A Real Couple’s Guide to Honeymooning in Maldives
Sure, most of the wedding planning attention focuses on your big day, but there’s no reason why you two lovebirds can’t go ahead and start dreaming up your perfect warm-weathered honeymoon. Not only is it your first trip together as a married couple, but it’s also a chance to relax after all the stress that led up to your wedding, and trust us — you’ll need a little R&R. Picture it: visions of sunny beaches, an over-the-water bungalow and lots of fruit-filled drinks. If this sounds like your ideal romantic vacay, listen up! We talked with Katie-Ann and Bryan Roach, a real-life couple who shared their tips and tricks with us on how to have a dreamy Maldives honeymoon.
Katie-Ann and Bryan spilled all the deets on where to stay while you’re in the area and dished on their favorite meals and must-see spots while you’re on the island with your sweetie. Whether you decide to book the trip through a travel agent like they did or customize your entire Maldives trip on your own, follow their guide to making the planning process a bit smoother so you can relax in paradise with a cocktail in hand and not a worry in the world.
Where to stay
“We chose to go to Maldives because we wanted to go to a place where we knew there’d only be a small chance of rain at that time of the year (late November/early December), and we also wanted an over-water bungalow! Our travel agent suggested Seychelles and Maldives for that time of year, but Seychelles does not have any over-water bungalows, so Maldives was an easy choice.
My husband’s family has used Corsi Travel for a lot of their trips, so we reached out to JoBeth Corsi and she helped book our getaway. She had to coordinate with someone who specializes in trips to that part of the world, but it worked out so well! We ended up booking a bungalow at Six Senses Laamu seven or eight months in advance but started planning it about a year before.”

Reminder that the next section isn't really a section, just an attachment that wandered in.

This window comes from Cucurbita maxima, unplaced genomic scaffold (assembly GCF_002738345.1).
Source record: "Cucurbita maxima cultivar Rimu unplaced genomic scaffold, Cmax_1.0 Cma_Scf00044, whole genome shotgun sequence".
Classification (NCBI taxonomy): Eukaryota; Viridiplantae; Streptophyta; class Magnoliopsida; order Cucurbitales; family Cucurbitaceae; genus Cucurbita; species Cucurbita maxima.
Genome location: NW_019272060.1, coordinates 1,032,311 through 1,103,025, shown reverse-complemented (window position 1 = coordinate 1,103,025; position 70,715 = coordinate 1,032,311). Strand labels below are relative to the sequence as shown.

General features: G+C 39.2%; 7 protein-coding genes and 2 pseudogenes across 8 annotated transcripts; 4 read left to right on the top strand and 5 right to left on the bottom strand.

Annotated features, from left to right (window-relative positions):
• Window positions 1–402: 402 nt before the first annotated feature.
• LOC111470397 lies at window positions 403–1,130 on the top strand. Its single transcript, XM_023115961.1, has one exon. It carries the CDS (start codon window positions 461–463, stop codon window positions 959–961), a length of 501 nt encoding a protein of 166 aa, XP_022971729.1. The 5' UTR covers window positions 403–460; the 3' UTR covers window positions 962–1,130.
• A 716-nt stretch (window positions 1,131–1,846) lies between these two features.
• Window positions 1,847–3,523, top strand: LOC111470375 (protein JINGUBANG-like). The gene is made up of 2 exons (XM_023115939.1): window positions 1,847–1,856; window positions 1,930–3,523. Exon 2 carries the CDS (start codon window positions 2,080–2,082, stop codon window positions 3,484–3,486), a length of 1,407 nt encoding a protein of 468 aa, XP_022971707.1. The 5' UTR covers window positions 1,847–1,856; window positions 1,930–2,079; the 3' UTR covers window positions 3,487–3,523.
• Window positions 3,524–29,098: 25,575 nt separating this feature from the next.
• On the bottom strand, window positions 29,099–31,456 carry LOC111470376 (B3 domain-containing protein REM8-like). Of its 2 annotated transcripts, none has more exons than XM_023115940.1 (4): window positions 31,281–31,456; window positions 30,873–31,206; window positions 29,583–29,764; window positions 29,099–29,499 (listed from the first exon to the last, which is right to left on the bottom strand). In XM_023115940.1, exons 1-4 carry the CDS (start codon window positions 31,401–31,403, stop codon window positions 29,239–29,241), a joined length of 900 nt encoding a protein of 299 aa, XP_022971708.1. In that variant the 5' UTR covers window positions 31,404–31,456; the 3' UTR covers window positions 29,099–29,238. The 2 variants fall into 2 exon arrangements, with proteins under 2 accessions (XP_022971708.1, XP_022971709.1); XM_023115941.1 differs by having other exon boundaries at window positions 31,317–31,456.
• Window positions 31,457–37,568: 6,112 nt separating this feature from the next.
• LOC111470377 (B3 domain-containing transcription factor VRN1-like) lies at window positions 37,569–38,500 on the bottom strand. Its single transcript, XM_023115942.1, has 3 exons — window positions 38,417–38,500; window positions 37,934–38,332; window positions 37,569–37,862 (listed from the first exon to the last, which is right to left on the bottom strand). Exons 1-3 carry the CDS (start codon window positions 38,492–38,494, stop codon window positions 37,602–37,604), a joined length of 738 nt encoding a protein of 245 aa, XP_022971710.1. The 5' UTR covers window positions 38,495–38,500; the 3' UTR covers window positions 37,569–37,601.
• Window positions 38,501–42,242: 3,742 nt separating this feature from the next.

Places to go
“If you stay in an over-the-water bungalow, you will barely leave your room since you can just climb right down the stairs and go snorkeling. Snorkeling equipment was included in the stay and it was so neat to see the wildlife, so we definitely recommend taking advantage of that. We saw a ray swimming in the wide open ocean, and so many beautiful fish and coral! They also provide bikes for everyone with personalized license plates so you can get around the island more easily.
We recommend taking a seaplane to a bigger island from Male, then taking a boat from there to your resort. Also, go snorkeling in the house reef – that’s where we saw the ray.”
Things to eat + drink
“Our breakfast and dinner was included in our stay. Lunch was on us but we would usually eat a big breakfast, go to the ice cream bar for lunch (they had literally 50 homemade flavors) and then do dinner at one of the restaurants on the island. One night we also did a private dinner on the beach with our own personal chef who cooked the menu of our choice.
My favorite dinner was a place called Zen (Asian cuisine). They had great sushi and the most delicious homemade noodles. All dinners were by reservation only to make it more private and peaceful while they have so many people at one restaurant at a time. However, the first reservation wasn’t until 6pm and we normally eat around 5pm, so it was a little late for us. With all the snorkeling and bike riding, you get hungry.”
Travel tips + tricks
1. Do your research. “Really know what kind of place you want to stay at and do your research. Start early, know all the details and use a travel agent if you want to go to a unique place so it can be amazing!”
2. A bathing suit is a MUST. “I took all my new monogrammed essentials (hat, bathing suit, luggage!) because that’s just what a new bride does! But definitely bathing suits, camera, Lilly Pulitzer and my favorite Kate Spade sunglasses.”
3. Talk to the locals. “In the Maldives, we just talked with some of the workers who lived there. A lot had come in from Sri Lanka. Get to know them. Everyone who works there has to live on the island but once a week they could see their families and children. Sometimes they would go to a neighboring island where their families lived or the family would visit them on the island.”
(Photos via Katie-Ann and Bryan Roach)